November 15, 2008

Rangzen v, Autonomy

Chinese Prime Minister Hu Jintao has come to the USA and all conscious humans hold their breath in fearful anticipation of the mighty giant. The Tibetan experience is a very painful lesson that the rest of us/US must learn. Their desire for independence (rangzen) clashes with the harsh realities faced by the Dalai Lama's desire to seek autonomy as a compromise, or middle way, to ensure the survival of their culture.

The unedited essays below provide more information for people who should think about this struggle and the ramifications for us/US and the world.

May all beings be free from danger and oppression.

Long live His Holiness, the Dalai Lama!

Long live the people of Tibet, wherever they are!

Rangzen Beckons Again

Phayul, 3/11/08

By Samdup Tenzin

His Holiness the Dalai Lama's admission last week that he is losing hopes for a negotiated settlement with the People's Republic of China underlines the fact that even a learned religious practitioner's patience, no matter how profound, has its limits. Ongoing Sino-Tibetan bilateral talks have made little progress and until now they have been nothing more than a tale of unrealistic expectations on our part and dilly-dallying on behalf of our counterpart. For twenty long years since the Strasbourg Proposal of 1987, His Holiness has endeavoured with utmost sincerity to reach out to the Chinese leadership to effect a speedy and mutually beneficial resolution of the Tibet issue. However, the PRC, rather than responding in kind, has over the years launched an unmitigated smear campaign against him; one of the most vitriolic renditions of which was brandished in the aftermath of the recent crackdown in Tibet by Zhang Qingli, leader of the Communist Party of Tibet who labeled His Holiness "a wolf in monk's robes" and "a devil with a human face but the heart of a beast". There is nothing in the world which hurts a Tibetan's sentiments more than unwarranted mudslinging of this nature directed at our Gyalwa Yeshi Norbu. For me personally, these stinging and heart-wrenching slurs were mentally excruciating and physically overpowering. When I say this, I am quite certain that I speak for many amongst us who at the time had similar revelations.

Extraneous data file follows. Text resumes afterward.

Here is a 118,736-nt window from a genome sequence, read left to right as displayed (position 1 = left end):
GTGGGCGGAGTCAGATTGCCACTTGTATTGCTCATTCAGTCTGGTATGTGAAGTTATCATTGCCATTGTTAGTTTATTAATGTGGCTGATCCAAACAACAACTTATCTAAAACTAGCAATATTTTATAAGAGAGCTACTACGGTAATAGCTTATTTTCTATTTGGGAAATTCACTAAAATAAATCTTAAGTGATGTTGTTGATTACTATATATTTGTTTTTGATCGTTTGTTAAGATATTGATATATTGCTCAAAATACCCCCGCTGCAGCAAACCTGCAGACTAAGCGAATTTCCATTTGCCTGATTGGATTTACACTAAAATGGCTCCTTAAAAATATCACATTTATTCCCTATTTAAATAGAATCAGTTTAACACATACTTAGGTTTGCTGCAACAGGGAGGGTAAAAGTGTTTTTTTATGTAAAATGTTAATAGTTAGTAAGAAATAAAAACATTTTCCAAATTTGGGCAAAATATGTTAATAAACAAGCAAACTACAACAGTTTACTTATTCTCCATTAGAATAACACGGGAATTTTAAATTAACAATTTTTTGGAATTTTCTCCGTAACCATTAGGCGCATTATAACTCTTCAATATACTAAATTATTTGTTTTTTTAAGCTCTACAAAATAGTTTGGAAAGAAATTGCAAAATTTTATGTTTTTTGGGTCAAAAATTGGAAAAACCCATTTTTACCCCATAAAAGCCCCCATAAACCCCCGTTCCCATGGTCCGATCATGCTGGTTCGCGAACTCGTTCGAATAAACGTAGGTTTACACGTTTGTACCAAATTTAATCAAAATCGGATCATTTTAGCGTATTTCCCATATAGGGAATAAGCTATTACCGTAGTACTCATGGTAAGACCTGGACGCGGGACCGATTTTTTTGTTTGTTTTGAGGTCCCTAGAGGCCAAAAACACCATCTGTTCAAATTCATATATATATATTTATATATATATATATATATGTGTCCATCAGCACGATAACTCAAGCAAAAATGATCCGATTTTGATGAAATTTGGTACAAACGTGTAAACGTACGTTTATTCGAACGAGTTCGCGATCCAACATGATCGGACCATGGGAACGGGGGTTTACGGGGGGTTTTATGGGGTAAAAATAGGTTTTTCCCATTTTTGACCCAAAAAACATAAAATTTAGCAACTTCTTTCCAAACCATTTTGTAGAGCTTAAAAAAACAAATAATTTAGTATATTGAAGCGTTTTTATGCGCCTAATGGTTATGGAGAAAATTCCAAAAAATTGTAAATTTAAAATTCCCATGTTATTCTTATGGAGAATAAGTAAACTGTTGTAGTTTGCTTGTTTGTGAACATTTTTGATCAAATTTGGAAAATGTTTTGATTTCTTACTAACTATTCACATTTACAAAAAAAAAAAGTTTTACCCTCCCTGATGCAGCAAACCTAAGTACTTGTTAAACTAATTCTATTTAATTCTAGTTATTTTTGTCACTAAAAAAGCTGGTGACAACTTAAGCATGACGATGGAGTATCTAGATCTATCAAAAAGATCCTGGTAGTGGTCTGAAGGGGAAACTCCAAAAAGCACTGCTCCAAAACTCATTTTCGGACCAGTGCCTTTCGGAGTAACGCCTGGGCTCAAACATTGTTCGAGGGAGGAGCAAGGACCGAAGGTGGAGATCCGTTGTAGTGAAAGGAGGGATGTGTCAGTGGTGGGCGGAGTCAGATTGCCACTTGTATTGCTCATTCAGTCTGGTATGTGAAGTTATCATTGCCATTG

His Holiness' confession of his diminishing hope comes at a time when our freedom movement desperately needs a redefinition of objectives and clarity of purpose after a sustained period of ambiguity and indecision. By saying so, I do not intend to imply that the goal of "genuine autonomy" is in anyway incoherent or undesirable under the current circumstances. In fact most of us would gleefully accept such an outcome and merrily follow His Holiness to Lhasa if China acceded to it. The Middle Way Approach as espoused by His Holiness is without a flicker of doubt an ingenious conflict resolution tactic emanating from the very core of our Buddhist tradition, one which seeks to harmonise seemingly divergent perspectives and mutually exclusive interests for the welfare of everyone involved. In this respect, our renunciation of independence in favour of "genuine autonomy" is perfectly consistent with such an approach. However, it is worth reiterating here that it always takes two to tango. Even as we make benign gestures and appeasing quirks to facilitate the talks, the Chinese government has stood its ground and consistently sought to toughen its stance on Tibet by increasing religious repression and intensifying patriotic re-education. While we pick up the debris of our shattered expectations in the aftermath of every round of talks, our adversaries smugly revel at their triumph in keeping our mouths shut and spirits fractured.

As a Tibetan, I, like many of us, am proud of our Buddhist culture which instructs us "what we cannot attain, we should learn not to yearn for" and "a desire renounced or extinguished is equivalent to a desire accomplished". But sometimes I wonder if we are stretching these metaphysical ideas of contentment too far, and most importantly to our detriment as a nation. Self-abnegation is unquestionably an unparalleled virtue and an admirable philosophy when used as a lodestar for our individual conducts in our private lives. But adhering to such a modus vivendi as a nation already devoid of even a semblance of recognition and as a people lacking the most fundamental of rights is, in my view, tantamount to digging our own graves especially considering the Chinese government's lack of enthusiasm to engage with us constructively.